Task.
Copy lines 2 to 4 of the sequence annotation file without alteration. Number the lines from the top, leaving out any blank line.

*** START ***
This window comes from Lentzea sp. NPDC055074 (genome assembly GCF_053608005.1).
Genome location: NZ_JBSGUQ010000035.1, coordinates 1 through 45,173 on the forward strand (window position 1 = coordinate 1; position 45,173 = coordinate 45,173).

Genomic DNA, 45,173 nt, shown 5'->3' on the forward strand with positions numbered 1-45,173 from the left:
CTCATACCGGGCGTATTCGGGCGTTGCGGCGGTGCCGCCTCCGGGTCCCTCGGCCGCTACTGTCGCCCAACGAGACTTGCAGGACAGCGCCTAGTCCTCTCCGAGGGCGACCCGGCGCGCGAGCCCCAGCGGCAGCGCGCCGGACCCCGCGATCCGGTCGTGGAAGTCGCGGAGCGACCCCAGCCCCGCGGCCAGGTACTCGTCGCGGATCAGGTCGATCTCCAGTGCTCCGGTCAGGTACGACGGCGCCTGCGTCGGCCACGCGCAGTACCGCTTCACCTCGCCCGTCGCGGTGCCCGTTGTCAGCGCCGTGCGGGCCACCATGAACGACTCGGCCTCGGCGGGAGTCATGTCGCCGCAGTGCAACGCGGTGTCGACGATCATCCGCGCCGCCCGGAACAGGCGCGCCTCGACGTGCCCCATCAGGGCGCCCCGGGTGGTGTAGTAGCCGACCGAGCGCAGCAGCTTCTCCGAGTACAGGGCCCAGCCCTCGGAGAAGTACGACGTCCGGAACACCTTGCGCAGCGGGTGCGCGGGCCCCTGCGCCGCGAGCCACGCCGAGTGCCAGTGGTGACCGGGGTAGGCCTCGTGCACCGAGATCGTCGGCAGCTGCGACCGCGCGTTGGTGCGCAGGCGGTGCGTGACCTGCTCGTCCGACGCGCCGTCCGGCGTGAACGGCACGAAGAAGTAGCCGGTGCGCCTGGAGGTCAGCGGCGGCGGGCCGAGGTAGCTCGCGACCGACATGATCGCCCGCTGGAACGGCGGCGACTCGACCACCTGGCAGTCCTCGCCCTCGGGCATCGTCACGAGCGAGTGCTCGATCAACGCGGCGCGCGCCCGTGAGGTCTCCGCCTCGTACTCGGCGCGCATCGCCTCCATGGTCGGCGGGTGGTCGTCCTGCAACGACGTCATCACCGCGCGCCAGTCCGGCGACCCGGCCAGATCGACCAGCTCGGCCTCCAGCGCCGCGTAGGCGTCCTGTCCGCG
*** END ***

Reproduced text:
Genome location: NZ_JBSGUQ010000035.1, coordinates 1 through 45,173 on the forward strand (window position 1 = coordinate 1; position 45,173 = coordinate 45,173).

Genomic DNA, 45,173 nt, shown 5'->3' on the forward strand with positions numbered 1-45,173 from the left:
CTCATACCGGGCGTATTCGGGCGTTGCGGCGGTGCCGCCTCCGGGTCCCTCGGCCGCTACTGTCGCCCAACGAGACTTGCAGGACAGCGCCTAGTCCTCTCCGAGGGCGACCCGGCGCGCGAGCCCCAGCGGCAGCGCGCCGGACCCCGCGATCCGGTCGTGGAAGTCGCGGAGCGACCCCAGCCCCGCGGCCAGGTACTCGTCGCGGATCAGGTCGATCTCCAGTGCTCCGGTCAGGTACGACGGCGCCTGCGTCGGCCACGCGCAGTACCGCTTCACCTCGCCCGTCGCGGTGCCCGTTGTCAGCGCCGTGCGGGCCACCATGAACGACTCGGCCTCGGCGGGAGTCATGTCGCCGCAGTGCAACGCGGTGTCGACGATCATCCGCGCCGCCCGGAACAGGCGCGCCTCGACGTGCCCCATCAGGGCGCCCCGGGTGGTGTAGTAGCCGACCGAGCGCAGCAGCTTCTCCGAGTACAGGGCCCAGCCCTCGGAGAAGTACGACGTCCGGAACACCTTGCGCAGCGGGTGCGCGGGCCCCTGCGCCGCGAGCCACGCCGAGTGCCAGTGGTGACCGGGGTAGGCCTCGTGCACCGAGATCGTCGGCAGCTGCGACCGCGCGTTGGTGCGCAGGCGGTGCGTGACCTGCTCGTCCGACGCGCCGTCCGGCGTGAACGGCACGAAGAAGTAGCCGGTGCGCCTGGAGGTCAGCGGCGGCGGGCCGAGGTAGCTCGCGACCGACATGATCGCCCGCTGGAACGGCGGCGACTCGACCACCTGGCAGTCCTCGCCCTCGGGCATCGTCACGAGCGAGTGCTCGATCAACGCGGCGCGCGCCCGTGAGGTCTCCGCCTCGTACTCGGCGCGCATCGCCTCCATGGTCGGCGGGTGGTCGTCCTGCAACGACGTCATCACCGCGCGCCAGTCCGGCGACCCGGCCAGATCGACCAGCTCGGCCTCCAGCGCCGCGTAGGCGTCCTGTCCGCG